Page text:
Earlier, on May 19, IPI submitted an alert on the attack against a journalist and cameraman from Madrid Directo, a current affairs TV and radio program broadcast on the public station Telemadrid, after filming a fight between a group of young men.

“This unbreathable atmosphere has a chilling effect on journalists”, Pérez-Alonso said. “Even if we try to shield ourselves from all this, it’s only natural that journalists feel reluctant to report from street demonstrations or cover certain topics in order to minimize the risk of being targeted with violence, both on- and offline.”

Polarization vs reconciliation

Polarization has exponentially increased throughout the pandemic, ignited by, among other things, the proliferation of hoaxes and disinformation coming from all political trenches.

This trend has taken its toll on journalists and fact-checkers.

“These attempts to discredit and smear fact-checkers impact on their ability to reach the audience at a time where most people are thirsty for quality, verified information”, IPI Deputy Director Scott Griffen said. “The work of these organizations is to check whether the facts that state actors and political parties present to the public stick to reality and, therefore, serve as a guarantee that the information on which people build their own opinion is free from any interest other than the wellbeing of all members of society”.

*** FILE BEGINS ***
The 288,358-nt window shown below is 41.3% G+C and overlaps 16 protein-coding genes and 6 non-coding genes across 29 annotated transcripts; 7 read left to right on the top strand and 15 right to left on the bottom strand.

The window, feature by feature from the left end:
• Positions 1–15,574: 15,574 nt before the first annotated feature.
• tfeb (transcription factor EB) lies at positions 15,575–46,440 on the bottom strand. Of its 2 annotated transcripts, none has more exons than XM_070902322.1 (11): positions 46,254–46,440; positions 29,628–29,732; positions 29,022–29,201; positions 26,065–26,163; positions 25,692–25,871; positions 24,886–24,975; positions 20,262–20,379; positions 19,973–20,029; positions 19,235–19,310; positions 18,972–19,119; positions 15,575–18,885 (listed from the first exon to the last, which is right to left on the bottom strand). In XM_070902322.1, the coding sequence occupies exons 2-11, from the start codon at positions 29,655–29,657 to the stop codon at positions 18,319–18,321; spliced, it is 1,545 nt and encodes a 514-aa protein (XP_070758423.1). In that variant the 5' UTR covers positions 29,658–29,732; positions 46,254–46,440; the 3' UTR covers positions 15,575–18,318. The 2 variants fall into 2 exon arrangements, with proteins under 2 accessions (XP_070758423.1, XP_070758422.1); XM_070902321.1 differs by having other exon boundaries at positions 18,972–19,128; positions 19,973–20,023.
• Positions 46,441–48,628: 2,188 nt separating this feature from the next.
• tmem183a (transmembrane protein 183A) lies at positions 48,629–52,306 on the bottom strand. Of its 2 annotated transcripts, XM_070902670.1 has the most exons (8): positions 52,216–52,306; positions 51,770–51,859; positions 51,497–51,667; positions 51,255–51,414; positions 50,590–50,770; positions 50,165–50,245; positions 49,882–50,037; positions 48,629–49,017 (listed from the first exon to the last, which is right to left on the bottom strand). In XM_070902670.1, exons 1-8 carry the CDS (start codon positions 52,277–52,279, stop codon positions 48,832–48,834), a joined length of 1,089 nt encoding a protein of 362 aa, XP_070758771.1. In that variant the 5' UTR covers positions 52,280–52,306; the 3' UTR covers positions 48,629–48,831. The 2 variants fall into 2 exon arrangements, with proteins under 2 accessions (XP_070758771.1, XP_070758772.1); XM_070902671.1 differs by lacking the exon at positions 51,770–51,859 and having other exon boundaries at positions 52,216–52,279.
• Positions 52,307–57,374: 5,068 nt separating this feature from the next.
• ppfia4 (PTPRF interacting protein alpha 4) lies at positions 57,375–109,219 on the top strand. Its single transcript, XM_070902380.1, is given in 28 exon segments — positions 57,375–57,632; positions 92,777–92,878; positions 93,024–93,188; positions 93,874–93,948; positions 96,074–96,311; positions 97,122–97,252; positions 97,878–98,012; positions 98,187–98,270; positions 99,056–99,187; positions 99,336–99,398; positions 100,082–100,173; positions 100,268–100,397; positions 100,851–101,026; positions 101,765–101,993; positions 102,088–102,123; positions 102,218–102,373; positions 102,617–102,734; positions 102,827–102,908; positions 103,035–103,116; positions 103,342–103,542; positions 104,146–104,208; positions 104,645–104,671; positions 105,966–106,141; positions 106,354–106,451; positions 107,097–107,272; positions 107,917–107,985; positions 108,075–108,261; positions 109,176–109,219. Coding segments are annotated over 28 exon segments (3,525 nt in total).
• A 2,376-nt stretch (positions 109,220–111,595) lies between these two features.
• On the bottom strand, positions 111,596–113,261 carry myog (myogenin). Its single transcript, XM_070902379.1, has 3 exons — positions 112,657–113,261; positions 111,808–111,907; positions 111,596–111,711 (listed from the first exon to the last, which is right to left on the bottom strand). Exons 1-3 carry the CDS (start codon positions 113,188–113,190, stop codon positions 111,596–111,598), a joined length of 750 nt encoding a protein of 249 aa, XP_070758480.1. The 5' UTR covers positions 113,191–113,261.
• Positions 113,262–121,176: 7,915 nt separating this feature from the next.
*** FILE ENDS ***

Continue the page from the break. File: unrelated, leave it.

“Our work resides at the centre of the political chessboard, refuting lies and rumours from all sides to provide the people with accurate information with which they can take informed decisions” Jiménez explained. “If the centre field in which we operate shrinks, it will be arduous task to reconcile any polarized position”.

And Pérez-Alonso concluded: “If the situation worsens, it can be devastating for press freedom in Spain”.

Tags: Spain Freedom of expression Media Law Media capture

This content is part of the Media Freedom Rapid Response  (MFRR), a Europe-wide mechanism which tracks, monitors and responds to violations of press and media freedom in EU Member States and Candidate Countries. The project is co-funded by the European Commission.